As Former Governor Jeb Bush formally announced his candidacy on Monday for the Republican nomination for President of the United States, many American pundits have recently downgraded the chances he could become the Republican nominee for the Presidency.
Indeed, his early campaign has gotten off to a slow start. His poll numbers have slipped while he danced back and forth over his brother's invasion of Iraq His early talks were uninspiring and at time he looked older and uninteresting.. He also seemed unclear as to whether he was just a brother of an unpopular President or an independent candidate.
But it is way too early to count him out. First and foremost, Republican voters -- spending eight years under Obama and knowing that Hillary Clinton will be a formidable opponent -- are desperate to nominate a winner. And the Bushes are winners. They have won three of their four races for President while Jeb twice won races for Governor of Florida.
Also, Bush intends to win the Presidency as a centrist who will lose some primaries but win the election. This way he will not suffer the fate of the centrist Mitt Romney, who in 2012 veered so far to the right that he could not move back to the center.
Second, Bush had only two centrist opponents. One, Mitt Romney, is not running and the other, New Jersey Governor Chris Christie, is floundering after his associates were caught up in a state scandal. He probably will not mount an effective campaign.
Bush's chief conservative opponents, Florida Senator Marco Rubio and Wisconsin Governor Scott Walker, have little national or international experience. Rubio, a popular newcomer, is only a firstterm Senator, new on the Washington scene. He lacks the money of Bush's donors. Even his base in Florida is weak, as former Governor Jeb Bush is still very popular and well-connected in Florida.
Rubio, as the son of Cuban refugees, has a natural appeal to America's 50 million Latinos save for one slight problem. Jeb Bush is married to a Mexican-American, speaks fluent Spanish and has worked in Mexico and Venezuela.
As for Governor Scott Walker, Wisconsin is not in the same league as Florida. While also an attractive conservative candidate who has won battles against trade unions and progressives, Walker has a limited base that doesn't reach beyond the Midwest.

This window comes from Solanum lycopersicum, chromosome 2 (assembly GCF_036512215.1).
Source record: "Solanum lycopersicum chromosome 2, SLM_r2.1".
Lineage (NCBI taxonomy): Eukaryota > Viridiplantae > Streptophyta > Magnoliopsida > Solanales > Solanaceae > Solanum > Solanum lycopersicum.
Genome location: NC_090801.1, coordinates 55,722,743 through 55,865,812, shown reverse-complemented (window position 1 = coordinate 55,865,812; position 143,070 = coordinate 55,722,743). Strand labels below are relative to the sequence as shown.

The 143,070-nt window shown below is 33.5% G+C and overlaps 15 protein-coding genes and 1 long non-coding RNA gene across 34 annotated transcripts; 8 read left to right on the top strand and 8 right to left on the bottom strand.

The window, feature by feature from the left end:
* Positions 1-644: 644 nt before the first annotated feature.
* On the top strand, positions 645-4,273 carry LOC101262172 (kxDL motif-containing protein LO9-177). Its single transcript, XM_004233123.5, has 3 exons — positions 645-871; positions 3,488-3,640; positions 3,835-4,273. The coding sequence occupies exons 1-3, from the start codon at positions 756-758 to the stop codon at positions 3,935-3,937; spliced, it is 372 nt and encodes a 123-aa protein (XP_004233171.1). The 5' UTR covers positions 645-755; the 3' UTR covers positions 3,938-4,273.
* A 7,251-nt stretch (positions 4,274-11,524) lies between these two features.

Also, the other roughly dozen candidates for the Republican nomination are all right of center and will split the votes of Tea Party and conservatives in the state primaries.
Thirdly, at the end of the day, the Bush machine, with deep roots both nationally and specifically in major states like Texas and Florida, will likely in the near future raise nearly 100 million dollars. This base provides a huge advantage in further fundraising, media exposure, voter outreach, polling day mobilization and vital influential endorsements. In America, campaign money doesn't merely talk, it screams and nowhere more than in political campaigns.
Next, in order to win the elections, the Republicans need to win over more of either the minorities (Latinos, African Americans, Asians) or women. Romney was defeated in 2012 heavily because 73 percent of Latinos and 75 percent of Asians voted for Obama. Given Bush's deep ties to the Latino community (61 percent of the Latino vote in Florida in 1992) he should be able to reach 40-50 percent of the Latino vote. With Hillary Clinton the likely Democratic candidate, the minority orientation will be critical for the Republicans to have a chance.
Jeb's extensive foreign policy and business experience, intellectual orientation (Phi Beta Kappa and graduating after only 2.5 years at the university of Texas) will help him in the Republican primaries and the general election. His opponents lack such background.
Finally, his self-definition as an introvert should help him to adjust to the swirling currents of party politics.
At the end of the day, many Americans are bemoaning what may prove inevitable: a rematch of scions of America's two most famous families between Hillary Clinton and Jeb Bush.
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